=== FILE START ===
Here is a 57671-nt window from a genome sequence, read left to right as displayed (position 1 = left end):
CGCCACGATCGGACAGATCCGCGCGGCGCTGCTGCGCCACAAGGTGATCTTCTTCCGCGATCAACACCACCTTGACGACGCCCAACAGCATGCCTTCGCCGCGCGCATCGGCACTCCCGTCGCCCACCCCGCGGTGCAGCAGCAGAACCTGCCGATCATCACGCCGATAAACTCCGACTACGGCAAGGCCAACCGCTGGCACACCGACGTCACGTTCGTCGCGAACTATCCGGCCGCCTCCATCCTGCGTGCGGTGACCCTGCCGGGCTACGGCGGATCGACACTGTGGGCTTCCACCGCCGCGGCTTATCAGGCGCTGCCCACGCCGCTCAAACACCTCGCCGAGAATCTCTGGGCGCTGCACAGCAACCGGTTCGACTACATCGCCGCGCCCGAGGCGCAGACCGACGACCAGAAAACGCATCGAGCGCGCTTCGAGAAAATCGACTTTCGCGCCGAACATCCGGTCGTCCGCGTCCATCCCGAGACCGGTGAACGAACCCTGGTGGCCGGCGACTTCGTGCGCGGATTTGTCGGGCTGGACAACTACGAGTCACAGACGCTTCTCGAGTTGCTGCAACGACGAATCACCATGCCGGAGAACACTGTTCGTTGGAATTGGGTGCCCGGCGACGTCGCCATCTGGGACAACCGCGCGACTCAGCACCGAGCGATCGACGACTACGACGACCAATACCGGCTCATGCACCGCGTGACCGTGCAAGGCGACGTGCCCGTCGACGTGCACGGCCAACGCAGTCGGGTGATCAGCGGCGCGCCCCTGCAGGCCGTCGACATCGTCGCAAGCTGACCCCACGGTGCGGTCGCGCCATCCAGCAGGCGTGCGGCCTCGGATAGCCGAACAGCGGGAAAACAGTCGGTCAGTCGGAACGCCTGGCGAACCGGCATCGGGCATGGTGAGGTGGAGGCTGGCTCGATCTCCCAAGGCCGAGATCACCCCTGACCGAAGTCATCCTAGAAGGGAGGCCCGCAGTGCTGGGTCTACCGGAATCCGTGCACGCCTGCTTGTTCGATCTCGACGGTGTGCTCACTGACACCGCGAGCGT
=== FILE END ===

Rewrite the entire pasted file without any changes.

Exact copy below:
Here is a 57671-nt window from a genome sequence, read left to right as displayed (position 1 = left end):
CGCCACGATCGGACAGATCCGCGCGGCGCTGCTGCGCCACAAGGTGATCTTCTTCCGCGATCAACACCACCTTGACGACGCCCAACAGCATGCCTTCGCCGCGCGCATCGGCACTCCCGTCGCCCACCCCGCGGTGCAGCAGCAGAACCTGCCGATCATCACGCCGATAAACTCCGACTACGGCAAGGCCAACCGCTGGCACACCGACGTCACGTTCGTCGCGAACTATCCGGCCGCCTCCATCCTGCGTGCGGTGACCCTGCCGGGCTACGGCGGATCGACACTGTGGGCTTCCACCGCCGCGGCTTATCAGGCGCTGCCCACGCCGCTCAAACACCTCGCCGAGAATCTCTGGGCGCTGCACAGCAACCGGTTCGACTACATCGCCGCGCCCGAGGCGCAGACCGACGACCAGAAAACGCATCGAGCGCGCTTCGAGAAAATCGACTTTCGCGCCGAACATCCGGTCGTCCGCGTCCATCCCGAGACCGGTGAACGAACCCTGGTGGCCGGCGACTTCGTGCGCGGATTTGTCGGGCTGGACAACTACGAGTCACAGACGCTTCTCGAGTTGCTGCAACGACGAATCACCATGCCGGAGAACACTGTTCGTTGGAATTGGGTGCCCGGCGACGTCGCCATCTGGGACAACCGCGCGACTCAGCACCGAGCGATCGACGACTACGACGACCAATACCGGCTCATGCACCGCGTGACCGTGCAAGGCGACGTGCCCGTCGACGTGCACGGCCAACGCAGTCGGGTGATCAGCGGCGCGCCCCTGCAGGCCGTCGACATCGTCGCAAGCTGACCCCACGGTGCGGTCGCGCCATCCAGCAGGCGTGCGGCCTCGGATAGCCGAACAGCGGGAAAACAGTCGGTCAGTCGGAACGCCTGGCGAACCGGCATCGGGCATGGTGAGGTGGAGGCTGGCTCGATCTCCCAAGGCCGAGATCACCCCTGACCGAAGTCATCCTAGAAGGGAGGCCCGCAGTGCTGGGTCTACCGGAATCCGTGCACGCCTGCTTGTTCGATCTCGACGGTGTGCTCACTGACACCGCGAGCGT